When Gail Snowden talks about making profit off the
"disadvantaged" in "poor neighborhoods," like Harlem in New York and
Roxbury in Boston, not a single person in the classroom flinches.
Most of these 40 graduate students at Brandeis University are in
business school precisely because they want to learn how to make
money. And today, their pencils are flying.
But Ms. Snowden, president of the FleetBoston Financial
Foundation in Boston, isn't discussing profit alone. A black woman
raised in a family of social activists, Snowden spent years
convincing corporate higher-ups that underserved communities would
prove a vibrant resource for Fleet. Today she heads Fleet's
Community Investment Group, which directs resources into low- and
moderate- income communities.
Her work is just one proof, she says, that corporations can make
money by being socially responsible.
This reinforces the two-fold message of Prof. Michael Appell's
new course, "Corporations and Communications": Not only do
businesses have a responsibility to behave ethically, but virtue
itself can pay.
"We focus on the subject of return on responsibility," Mr. Appell
says. "Overall, companies that take CSR [corporate social
responsibility] seriously outperform those that do not."
The concept of CSR has been a part of some business school
curriculums since the 1970s, but it has earned a more prominent
place in the wake of recent business scandals. CSR is distinct,
however, from business ethics, an older term that deals with
misbehavior, such as fraud, within a company. CSR examines the
impact a corporation has on the world around it - by, say, reviving
an abandoned neighborhood or improving the working conditions of its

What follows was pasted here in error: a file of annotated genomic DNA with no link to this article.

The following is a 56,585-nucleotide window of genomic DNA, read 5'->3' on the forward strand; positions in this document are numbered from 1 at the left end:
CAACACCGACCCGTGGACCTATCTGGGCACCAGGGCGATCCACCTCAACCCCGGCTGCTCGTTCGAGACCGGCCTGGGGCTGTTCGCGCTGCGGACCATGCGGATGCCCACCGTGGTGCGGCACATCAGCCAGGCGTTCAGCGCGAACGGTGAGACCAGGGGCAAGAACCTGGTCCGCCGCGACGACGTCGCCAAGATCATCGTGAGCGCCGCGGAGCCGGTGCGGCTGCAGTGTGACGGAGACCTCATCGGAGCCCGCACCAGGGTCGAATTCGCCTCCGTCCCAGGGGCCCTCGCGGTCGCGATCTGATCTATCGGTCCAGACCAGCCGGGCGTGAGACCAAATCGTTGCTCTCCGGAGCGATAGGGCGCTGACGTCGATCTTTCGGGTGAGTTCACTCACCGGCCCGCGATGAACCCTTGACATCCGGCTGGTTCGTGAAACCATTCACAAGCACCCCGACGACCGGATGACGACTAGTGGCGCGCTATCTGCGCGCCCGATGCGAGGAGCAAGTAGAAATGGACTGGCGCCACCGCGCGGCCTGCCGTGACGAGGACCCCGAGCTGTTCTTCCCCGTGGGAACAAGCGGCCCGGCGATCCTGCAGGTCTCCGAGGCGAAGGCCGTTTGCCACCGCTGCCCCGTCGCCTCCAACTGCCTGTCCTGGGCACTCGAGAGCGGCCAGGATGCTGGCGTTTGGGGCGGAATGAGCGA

factories in a developing country.
"I want my students to set aside whatever assumptions they have
about NGOs [nongovernmental organizations] and business," Appell
says - specifically, the notion that NGOs do good work while
businesses make money, and that the two are mutually exclusive.
The students' own backgrounds help to challenge that dichotomy.
They come from a dozen countries and two very different graduate
programs - one focused on business and another on international
Many of the students were drawn to the class because it explores
the potential overlap between these two disciplines.
"Most of the courses an MBA has to take include corporate
finance, management, competition strategy," says Babar Lakhani, from
Karachi, Pakistan, who studies at Brandeis's Graduate School of
International Economics and Finance.
"This is something very different. It focuses on how, if everyone
is good, the bottom line will be better, and stronger, because
everyone is happier in a sense."
Deanna Becker, a student in the Heller School for Social Policy
and Management and one of the few Americans in the class, is taking
the course to learn more about the way businesses operate.
"I'm in the sustainable international development program, and we
talk about all sorts of paths toward development," she says.
"But one of the things that often gets left out is that there's
the force of business out there. I wanted to be in a class that
actually addresses the impact that businesses have."
Decades in the making
"Business ethics" has long been considered an oxymoron. In 1906,
historian Ambrose Bierce defined the corporation as "an ingenious
device for obtaining profit without individual responsibility."
In 1970, soon after the term "corporate social responsibility"
was coined, economist Milton Friedman echoed Bierce's sentiments in
The New York Times: "There is one and only one responsibility of
business - to use its resources and engage in activities designed to
increase its profits."
But in the mid-1970s, with the Watergate brouhaha still echoing
and a string of business scandals revealing massive fraudulence and
waste, the mere discussion of ethics was deemed insufficient. …